Data shows rise in SNP support is based on political concerns not Scottish identity, says academic

Academic: "There has been no rise in nationalistic sentiment in Scotland"

AN academic at the University of Edinburgh has argued that it is a mistake to attribute rising support for the SNP to "identity-driven arguments", stating that "if anything, fewer people than before emphasise their Scottish national identity distinctively".

Commentators across the UK have been trying to understand the rise in support for Nicola Sturgeon's party which saw it taking 56 of 59 Scottish seats in the General Election, an historic and unprecedented result which left the three pro-union parties in Scotland with just one MP each.

Jan Eichorn, chancellor's fellow in Social Policy at Edinburgh University, argued on a LSE blog (click here to read more) that the "many" who try to explain the SNP's support through referring to issues of identity rather than directly political questions have "no empirical evidence" to back up their argument.

Citing the most recent Scottish Social Attitudes Survey, Eichorn stated that since the rise of the SNP to minority government in 2007, Scots have tended to emphasise their Scottishness as relative to Britishness less, not more.

He stated: "Until 2006 each year around two thirds of respondents said that they felt more Scottish than British or Scottish and not British at all. At the same time, only just over one in five rated their Scottishness equally to their Britishness.

"This has changed with the numbers of those not favouring one identity over the other increasing since the SNP began to form the government in Scotland following the Scottish Parliament elections of 2007. In the year of the independence referendum, nearly one third of respondents fell into this middle group, while those singularly identifying as Scottish only had dropped from over a third in the early years of devolution to just under a quarter."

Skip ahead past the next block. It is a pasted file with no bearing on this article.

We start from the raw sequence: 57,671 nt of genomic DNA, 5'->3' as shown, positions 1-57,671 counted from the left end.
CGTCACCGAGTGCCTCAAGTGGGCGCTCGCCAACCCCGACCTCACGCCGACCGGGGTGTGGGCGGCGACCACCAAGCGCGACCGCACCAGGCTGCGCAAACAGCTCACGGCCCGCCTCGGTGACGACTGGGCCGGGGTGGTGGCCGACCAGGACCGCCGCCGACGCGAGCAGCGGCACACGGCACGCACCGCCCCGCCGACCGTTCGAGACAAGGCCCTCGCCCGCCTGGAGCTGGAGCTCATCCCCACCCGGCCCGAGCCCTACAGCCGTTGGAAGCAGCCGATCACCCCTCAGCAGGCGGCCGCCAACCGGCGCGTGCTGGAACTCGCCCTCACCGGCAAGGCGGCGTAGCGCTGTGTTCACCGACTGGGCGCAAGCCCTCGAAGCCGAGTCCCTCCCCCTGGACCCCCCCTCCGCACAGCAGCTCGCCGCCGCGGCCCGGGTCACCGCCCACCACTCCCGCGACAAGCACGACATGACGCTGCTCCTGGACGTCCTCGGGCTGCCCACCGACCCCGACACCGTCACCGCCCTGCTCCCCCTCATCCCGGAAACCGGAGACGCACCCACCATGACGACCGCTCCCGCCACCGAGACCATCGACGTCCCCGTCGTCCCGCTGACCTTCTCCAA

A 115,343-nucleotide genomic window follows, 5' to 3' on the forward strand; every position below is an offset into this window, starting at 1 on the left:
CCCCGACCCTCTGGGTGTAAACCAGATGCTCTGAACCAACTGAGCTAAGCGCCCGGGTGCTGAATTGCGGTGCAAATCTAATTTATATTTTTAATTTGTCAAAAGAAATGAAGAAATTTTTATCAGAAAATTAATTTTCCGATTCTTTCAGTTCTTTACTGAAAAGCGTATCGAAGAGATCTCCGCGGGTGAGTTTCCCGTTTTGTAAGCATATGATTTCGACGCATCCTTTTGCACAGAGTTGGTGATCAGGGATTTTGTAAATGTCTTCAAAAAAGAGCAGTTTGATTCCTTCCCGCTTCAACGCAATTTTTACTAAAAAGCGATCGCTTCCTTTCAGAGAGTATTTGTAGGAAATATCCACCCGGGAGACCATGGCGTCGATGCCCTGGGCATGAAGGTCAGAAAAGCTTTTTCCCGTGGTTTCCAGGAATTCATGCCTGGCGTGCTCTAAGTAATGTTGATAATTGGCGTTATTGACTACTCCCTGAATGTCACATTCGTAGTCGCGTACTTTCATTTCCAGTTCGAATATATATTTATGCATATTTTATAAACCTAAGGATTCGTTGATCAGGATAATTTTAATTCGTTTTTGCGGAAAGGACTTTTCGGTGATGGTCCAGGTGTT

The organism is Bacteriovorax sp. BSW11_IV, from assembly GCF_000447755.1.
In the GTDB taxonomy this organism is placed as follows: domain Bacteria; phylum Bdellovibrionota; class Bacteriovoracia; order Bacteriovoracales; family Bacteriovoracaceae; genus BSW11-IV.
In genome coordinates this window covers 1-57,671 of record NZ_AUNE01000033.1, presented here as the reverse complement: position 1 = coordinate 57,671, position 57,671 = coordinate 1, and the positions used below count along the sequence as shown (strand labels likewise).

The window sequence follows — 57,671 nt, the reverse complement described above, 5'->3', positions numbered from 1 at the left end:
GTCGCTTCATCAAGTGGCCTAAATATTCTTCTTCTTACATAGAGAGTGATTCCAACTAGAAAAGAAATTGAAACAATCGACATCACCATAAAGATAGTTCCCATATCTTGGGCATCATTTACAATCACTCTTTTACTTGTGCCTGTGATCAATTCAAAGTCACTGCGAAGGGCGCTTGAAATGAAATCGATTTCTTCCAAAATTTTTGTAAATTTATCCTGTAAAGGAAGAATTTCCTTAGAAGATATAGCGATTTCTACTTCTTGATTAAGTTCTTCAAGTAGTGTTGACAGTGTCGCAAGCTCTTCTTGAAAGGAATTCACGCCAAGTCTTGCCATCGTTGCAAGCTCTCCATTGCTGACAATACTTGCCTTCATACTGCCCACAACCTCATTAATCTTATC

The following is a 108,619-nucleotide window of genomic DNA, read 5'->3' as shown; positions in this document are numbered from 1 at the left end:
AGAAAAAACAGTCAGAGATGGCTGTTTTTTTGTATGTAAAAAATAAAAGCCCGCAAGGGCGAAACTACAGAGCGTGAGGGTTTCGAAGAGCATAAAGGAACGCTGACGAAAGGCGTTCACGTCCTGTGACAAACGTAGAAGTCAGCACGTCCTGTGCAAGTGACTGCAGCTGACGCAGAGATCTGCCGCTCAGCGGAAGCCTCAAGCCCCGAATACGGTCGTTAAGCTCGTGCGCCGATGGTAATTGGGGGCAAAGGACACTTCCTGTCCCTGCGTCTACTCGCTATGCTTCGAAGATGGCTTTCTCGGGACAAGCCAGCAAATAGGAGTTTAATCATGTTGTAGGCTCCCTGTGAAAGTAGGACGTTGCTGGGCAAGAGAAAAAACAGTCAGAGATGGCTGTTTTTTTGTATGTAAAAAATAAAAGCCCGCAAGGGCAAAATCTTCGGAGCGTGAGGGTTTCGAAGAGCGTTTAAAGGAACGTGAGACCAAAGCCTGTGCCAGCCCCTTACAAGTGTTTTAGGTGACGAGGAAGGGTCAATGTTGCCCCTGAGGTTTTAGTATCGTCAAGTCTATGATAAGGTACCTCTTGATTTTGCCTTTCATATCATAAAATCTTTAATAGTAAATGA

Eichorn surmised: "To just make the point absolutely clear: Scottish identity or sentiment has not been increasing, but decreasing gradually since the advent of devolution. There has not been a higher relative level of emphasising Britishness in Scotland than in the year when the referendum on its independence was held."

Eichorn argued that research has repeatedly showing that increasing support for both independence and the SNP has been based on "pragmatic evaluations about economic prospects, trustworthiness and political personnel."

"Crucially, commentators need to stop painting a picture in which the majority of Scotland predominantly base their political decision making mostly on their national identity. There has been no rise in nationalistic sentiment in Scotland," he added.

Eichorn also had some advice for Scottish Labour in trying to tackle the SNP's rise, stating: "They need to stop focusing mostly on high-level questions about different types of nationality. Instead they need to challenge the SNP on concrete policy debates around issues that affect people's lives and which voters in Scotland are much more likely to base their votes on than identity-driven arguments."

Picture courtesy of Gerard Ferry